Annual mission trip brings surgical care to rural Dominicans

Mission Trip GroupFront row: Nate. Stoikes, MD, Ross Thomas, CRNA, Kameron Thomas, Angie Lewis, RVT, Jaime Cavallo, MD, Linda Zhang, MD Second Row: Brent Matthews, MD, Gary. Perotti, CRNA, Gosia Borchardt, CRNA, Wes Vega, Peggy Frisella, RN, Susana Rodriguez, Carla Nitz, RN, Sara Baalman, Gladys Tse, MD, Clayton Cummings, MD

Every year in late January, impoverished people in and near Santiago, Dominican Republic, undergo surgery for various types of hernias, a common medical problem often linked to the country’s agrarian lifestyle. This care is made possible by a dedicated surgical team assembled by the Washington University Section of Minimally Invasive Surgery and year-round efforts to raise money and organize the week-long trip.

This year’s team – led by Minimally Invasive Surgery Chief Brent Matthews, MD, and Nate Stoikes, MD, a former Washington University minimally invasive surgery fellow – left Jan. 26 and performed 91 operations from Jan. 28-Feb. 1. The surgeries – also performed with the assistance of minimally invasive surgery fellow Linda Zhang, MD – were open procedures with small incisions to correct inguinal, umbilical and epigastric hernias and other surgical conditions.

The 16-member team included three other doctors, three certified registered nurse anesthetists, two interpreters and others who supported the team in the operating room and a clinic.

“Most of these people have never been to a doctor,” says Susana Rodriguez Ferrer, medical secretary to Matthews and an interpreter for the team. “They may have had these hernias their whole lives, and they are so happy that the pain is going to go away.”

The surgical team, which completed its fifth medical mission trip this year, works with the Institute for Latin American Concern (ILAC), a health advocacy group, and complements the efforts of a Creighton University team that performs hernia surgeries in November of each year. Using a system of health-care workers called cooperadores, ILAC brings surgical candidates to the clinic to be examined by doctors during both teams’ visits. The Washington University doctors identify candidates for the Creighton team, and the Creighton doctors, in turn, recommend patients for the Washington University team.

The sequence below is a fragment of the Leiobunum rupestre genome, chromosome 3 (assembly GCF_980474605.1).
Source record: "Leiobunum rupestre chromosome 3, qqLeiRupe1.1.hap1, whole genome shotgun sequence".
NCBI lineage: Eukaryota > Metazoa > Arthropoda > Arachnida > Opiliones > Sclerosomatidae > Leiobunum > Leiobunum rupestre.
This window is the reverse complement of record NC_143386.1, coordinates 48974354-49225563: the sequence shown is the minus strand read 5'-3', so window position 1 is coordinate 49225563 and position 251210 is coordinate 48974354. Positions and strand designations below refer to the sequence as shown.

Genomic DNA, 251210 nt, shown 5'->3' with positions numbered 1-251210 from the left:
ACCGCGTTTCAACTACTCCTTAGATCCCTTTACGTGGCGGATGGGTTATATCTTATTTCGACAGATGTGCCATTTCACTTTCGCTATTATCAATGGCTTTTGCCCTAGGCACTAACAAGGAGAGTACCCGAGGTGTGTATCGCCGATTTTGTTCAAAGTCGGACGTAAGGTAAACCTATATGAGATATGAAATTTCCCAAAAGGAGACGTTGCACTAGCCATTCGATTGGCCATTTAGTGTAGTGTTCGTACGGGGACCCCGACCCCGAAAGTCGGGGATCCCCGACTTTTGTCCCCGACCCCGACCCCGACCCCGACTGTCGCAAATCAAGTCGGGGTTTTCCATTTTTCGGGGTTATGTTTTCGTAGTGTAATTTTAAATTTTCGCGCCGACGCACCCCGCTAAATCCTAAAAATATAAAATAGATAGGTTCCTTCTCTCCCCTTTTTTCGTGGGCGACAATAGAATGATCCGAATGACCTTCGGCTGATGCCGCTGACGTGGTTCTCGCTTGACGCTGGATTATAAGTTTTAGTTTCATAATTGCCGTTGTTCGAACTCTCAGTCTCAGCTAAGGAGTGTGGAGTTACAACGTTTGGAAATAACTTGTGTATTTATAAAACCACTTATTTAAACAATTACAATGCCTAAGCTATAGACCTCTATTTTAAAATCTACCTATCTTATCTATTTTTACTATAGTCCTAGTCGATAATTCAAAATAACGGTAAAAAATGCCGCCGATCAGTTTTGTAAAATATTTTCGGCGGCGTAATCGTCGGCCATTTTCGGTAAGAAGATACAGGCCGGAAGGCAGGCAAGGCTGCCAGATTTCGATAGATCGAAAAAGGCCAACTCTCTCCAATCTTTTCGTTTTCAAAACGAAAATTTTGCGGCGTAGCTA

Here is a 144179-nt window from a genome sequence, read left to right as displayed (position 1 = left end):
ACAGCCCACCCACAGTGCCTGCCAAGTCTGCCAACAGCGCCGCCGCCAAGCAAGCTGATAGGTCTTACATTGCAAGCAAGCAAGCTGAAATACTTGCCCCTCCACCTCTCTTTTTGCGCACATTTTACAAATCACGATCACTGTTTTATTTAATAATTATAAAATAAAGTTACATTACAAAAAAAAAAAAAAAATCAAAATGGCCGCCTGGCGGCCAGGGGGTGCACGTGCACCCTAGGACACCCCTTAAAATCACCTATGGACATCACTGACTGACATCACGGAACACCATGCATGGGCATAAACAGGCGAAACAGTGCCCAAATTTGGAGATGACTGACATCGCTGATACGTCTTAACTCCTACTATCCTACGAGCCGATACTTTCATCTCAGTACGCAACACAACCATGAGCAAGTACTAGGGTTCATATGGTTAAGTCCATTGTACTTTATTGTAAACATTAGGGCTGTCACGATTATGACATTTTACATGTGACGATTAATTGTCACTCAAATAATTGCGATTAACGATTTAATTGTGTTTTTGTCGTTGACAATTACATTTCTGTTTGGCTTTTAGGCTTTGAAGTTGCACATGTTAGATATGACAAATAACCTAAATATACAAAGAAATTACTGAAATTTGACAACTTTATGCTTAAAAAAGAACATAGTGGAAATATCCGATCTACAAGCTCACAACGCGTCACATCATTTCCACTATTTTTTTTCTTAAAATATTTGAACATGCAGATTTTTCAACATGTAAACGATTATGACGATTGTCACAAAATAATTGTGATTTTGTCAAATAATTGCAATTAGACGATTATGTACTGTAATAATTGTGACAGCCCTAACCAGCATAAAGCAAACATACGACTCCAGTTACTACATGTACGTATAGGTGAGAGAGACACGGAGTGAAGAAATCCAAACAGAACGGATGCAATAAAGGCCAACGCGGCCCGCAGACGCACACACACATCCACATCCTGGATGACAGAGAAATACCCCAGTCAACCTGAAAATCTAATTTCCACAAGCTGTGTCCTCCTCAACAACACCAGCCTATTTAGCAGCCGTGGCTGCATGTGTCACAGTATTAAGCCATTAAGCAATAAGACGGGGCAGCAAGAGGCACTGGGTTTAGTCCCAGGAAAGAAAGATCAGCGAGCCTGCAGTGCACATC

“It’s a win-win situation,” says Peggy Frisella, manager of research operations for the Washington University Institute for Minimally Invasive Surgery and lead organizer of the mission trip. “We don’t arrive here just hoping patients haven’t had anything to eat or drink after midnight. The other team tells these patients to show up prepared – and they do.”

In the past five years, the surgical team has performed 536 operations, including 385 general surgical procedures and 151 local procedures involving conditions such as abscesses, lipomas, and other skin issues.

Contributing to the Washington University team’s success each year has been its ability to communicate well with patients. 

The services of interpreter Rodriguez-Ferrer are especially important with children, who may be as young as 3. She gives them toys and dresses stuffed animals as she talks with them, then accompanies them into the OR. She also works with adults who have high blood pressure, which is widespread in the Dominican Republic. Even though the clinic supplies blood pressure medicine, nervousness can cause blood pressure to spike, and an important part of being an interpreter is to calm patients, at times by joking with them, so their blood pressure is low enough to have the surgery.

In the recovery room, fellow interpreter and team member Wes Vega talks with patients as they wake up and makes sure their recovery goes smoothly.

Frisella spends most of her time troubleshooting when problems occur and serves as a liaison between the clinic and the operating room, but she stresses that all members of the team pitch in when needed.

“We accomplish a lot with a skeleton staff,” says Frisella. “I think the key to our success is that we work hard but are all happy to do so.”

Upon returning to the School of Medicine on Feb. 2, the team thanked the Barnes-Jewish Hospital Foundation and other sponsors, then Frisella began work on next year’s trip – once again lining up funding and asking for donations of medical supplies.